Triple murder accused Henri van Breda in the Western Cape High Court. Picture: Catherine Rice/ANA

Cape Town - The defence for triple murder accused Henri van Breda told the Western Cape High Court on Thursday that he would not call his client to testify "at this stage".

Defence advocate Piet Botha said: "The most difficult decision a defence can take is whether to call a client or not. The evidence by the State is circumstantial, we intend calling expert witnesses and lay witnesses to counter that."

In terms of the law, when the State closes its case, the defence must make its decision on whether it will call on the accused to testify. In this case, Botha wanted to make that decision only after the defence's expert witnesses had testified. Usually, an accused is called as the defence's first witness.

This would create the possibility that the accused could tailor his version based on what expert witnesses testified.

Forced to make the choice, however, Botha said he would not call Van Breda to testify. Botha is allowed to change the decision not to call him at a later stage, but it could have consequences if the court draws a negative inference. "If we change our mind we will have to live with any possible consequences or inferences your Lordship may draw," Botha conceded.

But Senior State prosecutor Susan Galloway said if Van Breda testified last it would prejudice the State. "He (Botha) says he wants to assess the veracity of what his experts say, is he trying to see how well they answer to points Van Breda must answer to, that is what his client must do. If he (Van Breda) testified last, we would not have the opportunity to cross-examine experts on Van Breda's testimony."

Botha said his client was innocent until proven guilty and had the right to remain silent and not to testify, but Galloway countered: "Similar to remaining silent, there are consequences to the accused not testifying."

Judge Siraj Desai said he would give judgment on these points on September 27. He is likely to confirm the section of the law that states that an accused must decide whether or not to testify when the State closes its case. And that while an accused can change their mind later, this could have a negative consequence.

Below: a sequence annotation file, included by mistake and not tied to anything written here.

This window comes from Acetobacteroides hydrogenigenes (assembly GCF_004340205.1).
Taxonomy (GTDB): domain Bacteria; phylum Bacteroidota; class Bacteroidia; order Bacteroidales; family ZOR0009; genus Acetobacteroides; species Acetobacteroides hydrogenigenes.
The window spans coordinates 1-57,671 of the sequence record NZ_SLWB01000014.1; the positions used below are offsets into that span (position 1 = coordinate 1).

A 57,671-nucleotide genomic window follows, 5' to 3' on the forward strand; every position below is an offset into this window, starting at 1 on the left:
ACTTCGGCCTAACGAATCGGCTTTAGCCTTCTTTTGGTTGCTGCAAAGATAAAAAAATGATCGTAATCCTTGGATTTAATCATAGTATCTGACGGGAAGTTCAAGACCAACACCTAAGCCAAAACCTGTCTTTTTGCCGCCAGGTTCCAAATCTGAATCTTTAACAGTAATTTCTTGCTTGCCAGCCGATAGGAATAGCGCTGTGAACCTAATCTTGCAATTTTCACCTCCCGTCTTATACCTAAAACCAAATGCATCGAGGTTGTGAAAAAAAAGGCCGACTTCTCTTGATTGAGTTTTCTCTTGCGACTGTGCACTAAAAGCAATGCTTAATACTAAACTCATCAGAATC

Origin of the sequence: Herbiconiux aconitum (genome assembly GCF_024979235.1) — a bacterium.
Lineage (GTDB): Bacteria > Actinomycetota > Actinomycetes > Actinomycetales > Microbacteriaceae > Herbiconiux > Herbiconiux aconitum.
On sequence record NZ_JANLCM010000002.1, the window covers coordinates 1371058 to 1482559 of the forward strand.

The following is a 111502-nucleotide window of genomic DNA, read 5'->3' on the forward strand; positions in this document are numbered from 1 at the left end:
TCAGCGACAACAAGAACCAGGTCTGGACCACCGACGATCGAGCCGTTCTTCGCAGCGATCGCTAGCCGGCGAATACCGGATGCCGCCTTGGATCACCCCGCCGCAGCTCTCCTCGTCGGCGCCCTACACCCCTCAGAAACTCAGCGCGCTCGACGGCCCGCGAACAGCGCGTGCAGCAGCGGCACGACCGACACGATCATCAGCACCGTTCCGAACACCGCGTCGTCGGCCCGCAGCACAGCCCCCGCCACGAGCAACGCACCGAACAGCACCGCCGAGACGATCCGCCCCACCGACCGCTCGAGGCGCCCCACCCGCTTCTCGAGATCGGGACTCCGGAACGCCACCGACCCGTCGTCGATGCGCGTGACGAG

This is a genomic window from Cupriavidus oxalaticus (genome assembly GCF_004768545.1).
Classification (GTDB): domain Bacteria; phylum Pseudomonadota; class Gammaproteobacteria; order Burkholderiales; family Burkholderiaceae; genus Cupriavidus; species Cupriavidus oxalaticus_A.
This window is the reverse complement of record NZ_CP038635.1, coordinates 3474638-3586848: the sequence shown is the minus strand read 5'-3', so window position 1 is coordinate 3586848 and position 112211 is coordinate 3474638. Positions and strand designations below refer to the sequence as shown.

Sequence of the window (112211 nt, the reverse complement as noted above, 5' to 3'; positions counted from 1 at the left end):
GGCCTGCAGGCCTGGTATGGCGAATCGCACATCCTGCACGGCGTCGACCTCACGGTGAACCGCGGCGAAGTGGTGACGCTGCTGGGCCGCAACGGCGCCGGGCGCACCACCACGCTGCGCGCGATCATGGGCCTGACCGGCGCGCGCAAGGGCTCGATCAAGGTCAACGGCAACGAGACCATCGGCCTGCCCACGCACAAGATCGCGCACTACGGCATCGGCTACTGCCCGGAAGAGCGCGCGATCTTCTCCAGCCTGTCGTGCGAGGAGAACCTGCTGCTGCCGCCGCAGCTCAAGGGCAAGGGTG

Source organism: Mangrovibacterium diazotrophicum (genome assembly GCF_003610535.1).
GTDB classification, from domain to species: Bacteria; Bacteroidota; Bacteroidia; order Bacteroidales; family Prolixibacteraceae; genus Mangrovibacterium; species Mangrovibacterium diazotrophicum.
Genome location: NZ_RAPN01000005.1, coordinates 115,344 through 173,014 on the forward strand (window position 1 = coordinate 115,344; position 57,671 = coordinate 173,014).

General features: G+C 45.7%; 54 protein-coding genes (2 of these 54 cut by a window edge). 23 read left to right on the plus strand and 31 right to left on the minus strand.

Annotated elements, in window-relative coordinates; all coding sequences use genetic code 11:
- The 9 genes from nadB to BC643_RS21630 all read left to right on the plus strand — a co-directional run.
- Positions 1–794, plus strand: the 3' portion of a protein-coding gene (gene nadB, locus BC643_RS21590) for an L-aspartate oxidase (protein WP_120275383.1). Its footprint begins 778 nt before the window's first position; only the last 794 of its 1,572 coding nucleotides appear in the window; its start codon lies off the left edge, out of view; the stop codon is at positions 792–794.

Van Breda faces three counts of murder for the axe attacks on his parents and brother at their family home in the luxury estate de Zalze in Stellenbosch in January 2015.

He also faces a charge of attempted murder after his sister Marli, who was 16 years old at the time, survived the attack. He further faces a charge of defeating the ends of justice. He has pleaded not guilty to all the charges and claims a laughing, axe-wielding intruder wearing a balaclava, gloves and dark clothing was behind the attacks. 

In his plea explanation, he also claimed there may have been more than one intruder and that he heard Afrikaans being spoken during the attacks.

Earlier in the trial, a DNA expert testified that "no unknown DNA" was found at the crime scene.

When the State closed its case last week, Galloway told the court that Marli had indicated she did not want to be a witness for the defence. She has retrograde amnesia and therefore has no recollection of the events of that night. Galloway confirmed that she still cannot remember what happened. 

The trial will resume after court recess on October 9 when the defence with call their first witness.